Monday, February 13, 2012

Kit's Wilderness, Printz Award, 2001

I expected a lot after reading the back of this book – I expected an intense plot, detailed stories about the past, and a search for ghosts. I didn’t get any of those things. Kit’s Wilderness has a rambling plot, which, even as magical realism, seems unrealistic. My opinion may stem from the drastic difference between the English culture portrayed in this book an my own – the repeated use of “eh? eh!,” the lax authority of all adults in the text, the classroom focus on the arts, the use of such a terrifying story as a school play, and Kit’s family’s responses to his grandfathers illness all seemed illogical to me.

Almond effectively uses a storyteller character’s voice as the narrator. The style of switching between story narration and Kit’s writing propelled the story through a slow part of the plot. The short story about Lak and his baby sister fascinated me, but the writing seemed far more mature Kit would be capable of. I would be very surprised to read a passage like this written by a 13-year-old – “He moved quickly with hope in his heart. The baby slept, contented. Behind him, the great dark birds spiraled from the sky, flapped heavily down into the hollow.”

Kit’s wilderness is full of unrealistic and undeveloped characters. I don’t know enough about any of them to care about their life or understand their decisions. Kit’s grandfather and Allie were the most interesting characters to me, but neither were active in the resolution of the story. The ghost children, as characters, served no purpose in the plot. They created a sense of magic and horror, adding to the tone of the story, but did not actively help or hinder Kit and Askew.

The theme of the books seems to be something grand about the struggle between life and death and the uncertainty of death. I think the story tries too hard to be heavy and important. The symbolism is hard-hitting and unmistakable. Askew is darkness and death but he’s capable of light and life. Allie is light and life but she’s capable of darkness and death. Kit is caught in between, trying to decide which he’d rather be with.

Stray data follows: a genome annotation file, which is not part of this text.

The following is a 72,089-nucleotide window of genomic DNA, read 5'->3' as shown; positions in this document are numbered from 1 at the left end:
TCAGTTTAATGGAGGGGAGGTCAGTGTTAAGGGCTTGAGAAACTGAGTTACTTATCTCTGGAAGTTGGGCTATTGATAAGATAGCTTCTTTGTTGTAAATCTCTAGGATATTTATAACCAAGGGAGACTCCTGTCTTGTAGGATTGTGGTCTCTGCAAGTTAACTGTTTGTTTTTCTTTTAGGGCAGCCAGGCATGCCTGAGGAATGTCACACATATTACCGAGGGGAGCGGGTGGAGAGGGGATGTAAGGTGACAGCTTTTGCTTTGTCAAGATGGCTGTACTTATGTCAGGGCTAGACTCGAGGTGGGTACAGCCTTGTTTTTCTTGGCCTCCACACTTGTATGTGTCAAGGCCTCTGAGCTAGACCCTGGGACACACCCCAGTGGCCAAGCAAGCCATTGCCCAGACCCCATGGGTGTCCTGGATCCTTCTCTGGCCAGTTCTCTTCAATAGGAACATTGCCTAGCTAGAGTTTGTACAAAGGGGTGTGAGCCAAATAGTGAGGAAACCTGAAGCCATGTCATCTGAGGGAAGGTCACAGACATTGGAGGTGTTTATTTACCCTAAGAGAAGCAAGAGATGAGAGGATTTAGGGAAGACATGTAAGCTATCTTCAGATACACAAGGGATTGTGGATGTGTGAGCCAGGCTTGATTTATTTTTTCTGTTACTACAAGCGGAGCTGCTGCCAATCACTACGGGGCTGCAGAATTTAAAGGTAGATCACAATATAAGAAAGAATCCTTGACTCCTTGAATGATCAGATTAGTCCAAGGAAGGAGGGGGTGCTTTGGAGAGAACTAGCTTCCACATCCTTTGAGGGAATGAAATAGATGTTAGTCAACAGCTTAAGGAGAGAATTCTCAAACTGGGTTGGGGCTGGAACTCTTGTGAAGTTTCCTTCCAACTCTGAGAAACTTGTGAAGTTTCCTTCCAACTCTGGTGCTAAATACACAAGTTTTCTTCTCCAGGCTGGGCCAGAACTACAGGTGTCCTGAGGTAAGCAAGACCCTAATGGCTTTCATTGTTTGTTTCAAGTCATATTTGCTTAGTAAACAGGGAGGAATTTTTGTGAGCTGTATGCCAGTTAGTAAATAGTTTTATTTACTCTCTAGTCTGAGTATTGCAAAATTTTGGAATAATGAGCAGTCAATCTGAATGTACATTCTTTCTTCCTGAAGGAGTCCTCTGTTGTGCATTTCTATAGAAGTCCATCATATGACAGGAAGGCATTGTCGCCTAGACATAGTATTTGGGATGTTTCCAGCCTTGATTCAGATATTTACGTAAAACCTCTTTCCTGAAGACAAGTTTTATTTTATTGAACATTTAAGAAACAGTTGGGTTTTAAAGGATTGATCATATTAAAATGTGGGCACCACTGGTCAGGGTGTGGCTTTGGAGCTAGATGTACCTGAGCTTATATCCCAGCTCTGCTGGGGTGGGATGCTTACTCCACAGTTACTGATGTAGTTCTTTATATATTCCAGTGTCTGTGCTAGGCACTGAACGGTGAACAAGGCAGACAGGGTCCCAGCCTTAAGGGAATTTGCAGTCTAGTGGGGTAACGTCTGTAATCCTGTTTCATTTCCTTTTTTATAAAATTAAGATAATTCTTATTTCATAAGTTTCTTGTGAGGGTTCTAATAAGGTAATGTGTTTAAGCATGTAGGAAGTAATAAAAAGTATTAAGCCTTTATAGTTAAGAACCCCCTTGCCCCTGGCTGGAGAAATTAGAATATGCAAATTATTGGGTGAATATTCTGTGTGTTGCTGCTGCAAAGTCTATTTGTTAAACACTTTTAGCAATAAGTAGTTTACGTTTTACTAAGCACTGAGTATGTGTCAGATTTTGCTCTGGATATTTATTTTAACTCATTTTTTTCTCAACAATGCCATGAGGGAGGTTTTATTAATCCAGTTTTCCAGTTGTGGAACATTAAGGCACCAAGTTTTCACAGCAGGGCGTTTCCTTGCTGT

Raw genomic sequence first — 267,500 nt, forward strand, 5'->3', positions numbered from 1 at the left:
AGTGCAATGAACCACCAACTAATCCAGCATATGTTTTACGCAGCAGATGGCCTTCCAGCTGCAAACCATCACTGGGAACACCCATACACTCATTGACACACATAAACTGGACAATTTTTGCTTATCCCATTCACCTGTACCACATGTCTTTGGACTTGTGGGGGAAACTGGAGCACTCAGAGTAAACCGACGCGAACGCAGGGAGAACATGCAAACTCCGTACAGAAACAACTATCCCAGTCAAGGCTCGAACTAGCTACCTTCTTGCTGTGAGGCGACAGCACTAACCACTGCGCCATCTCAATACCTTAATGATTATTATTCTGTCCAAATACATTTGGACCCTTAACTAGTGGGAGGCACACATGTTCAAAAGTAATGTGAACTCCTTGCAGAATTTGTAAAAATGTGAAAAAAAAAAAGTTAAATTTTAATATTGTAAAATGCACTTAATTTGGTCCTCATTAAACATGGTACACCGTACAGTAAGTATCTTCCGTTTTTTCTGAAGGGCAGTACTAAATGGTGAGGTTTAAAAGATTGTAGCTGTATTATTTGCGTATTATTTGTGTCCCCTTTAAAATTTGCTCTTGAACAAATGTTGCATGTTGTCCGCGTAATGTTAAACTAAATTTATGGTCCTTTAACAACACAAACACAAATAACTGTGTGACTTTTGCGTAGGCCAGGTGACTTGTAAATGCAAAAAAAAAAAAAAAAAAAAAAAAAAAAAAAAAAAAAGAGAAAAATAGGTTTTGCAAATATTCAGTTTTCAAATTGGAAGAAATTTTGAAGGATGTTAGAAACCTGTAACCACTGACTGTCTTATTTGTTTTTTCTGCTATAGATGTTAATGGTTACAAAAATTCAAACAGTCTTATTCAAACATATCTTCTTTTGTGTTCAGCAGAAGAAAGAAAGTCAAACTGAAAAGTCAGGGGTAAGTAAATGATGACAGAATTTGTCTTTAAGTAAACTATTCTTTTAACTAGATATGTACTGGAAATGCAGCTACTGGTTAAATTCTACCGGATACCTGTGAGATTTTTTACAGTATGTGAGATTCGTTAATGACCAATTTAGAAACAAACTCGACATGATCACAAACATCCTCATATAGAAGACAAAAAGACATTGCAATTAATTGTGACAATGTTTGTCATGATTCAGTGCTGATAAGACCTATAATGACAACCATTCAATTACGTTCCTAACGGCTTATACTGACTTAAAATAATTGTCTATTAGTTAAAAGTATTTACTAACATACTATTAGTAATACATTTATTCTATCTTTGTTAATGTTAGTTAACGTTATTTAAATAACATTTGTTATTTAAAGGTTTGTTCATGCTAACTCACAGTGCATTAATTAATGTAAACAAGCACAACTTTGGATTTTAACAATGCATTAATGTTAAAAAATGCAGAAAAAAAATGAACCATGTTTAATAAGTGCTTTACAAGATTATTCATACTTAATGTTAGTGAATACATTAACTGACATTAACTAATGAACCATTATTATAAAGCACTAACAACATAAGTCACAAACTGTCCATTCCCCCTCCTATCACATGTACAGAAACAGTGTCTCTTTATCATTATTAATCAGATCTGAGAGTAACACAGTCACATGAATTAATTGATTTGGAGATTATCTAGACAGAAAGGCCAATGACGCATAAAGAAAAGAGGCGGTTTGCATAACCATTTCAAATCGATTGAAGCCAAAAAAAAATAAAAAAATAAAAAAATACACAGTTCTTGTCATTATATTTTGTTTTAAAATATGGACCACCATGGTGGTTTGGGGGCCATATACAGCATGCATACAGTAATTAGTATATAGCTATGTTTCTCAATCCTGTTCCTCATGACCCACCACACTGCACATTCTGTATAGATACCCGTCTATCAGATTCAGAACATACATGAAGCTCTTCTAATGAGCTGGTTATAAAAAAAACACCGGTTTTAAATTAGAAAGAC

As a side note, the interactions between Kit and Askew really rub me the wrong way. Their passive-aggressive friendship mirrors many negative romantic relationships in more recent YA lit. John is a bully and focuses much of his anger on Kit, but Kit still befriends him and follows him into a frightening situation merely because Kit feels responsible to save him. The last scene in the mines makes this point for me. Askew lights a fire in the mine, and Kit cautions, “This is lethal. If there’s gas around . . .” Askew clearly cares for no one’s safety, responding “Kaboom! Great flash of fire and we’re all gone.” Kit stays in this dangerous situation only to repeatedly remind Askew that his “mother is searching for [him].”

The strongest aspects of Kit’s Wilderness are tone, history, and setting. The tone is beautifully bleak, like The Graveyard Book. The history of the small town is beautiful, and I wanted to know more about it. The sub-theme of the magical effects of history on current reality creates a far more fascinating concept than Kit’s struggle between life and death. The setting, with landscape descriptions, weather, and small town charm, really comes alive.

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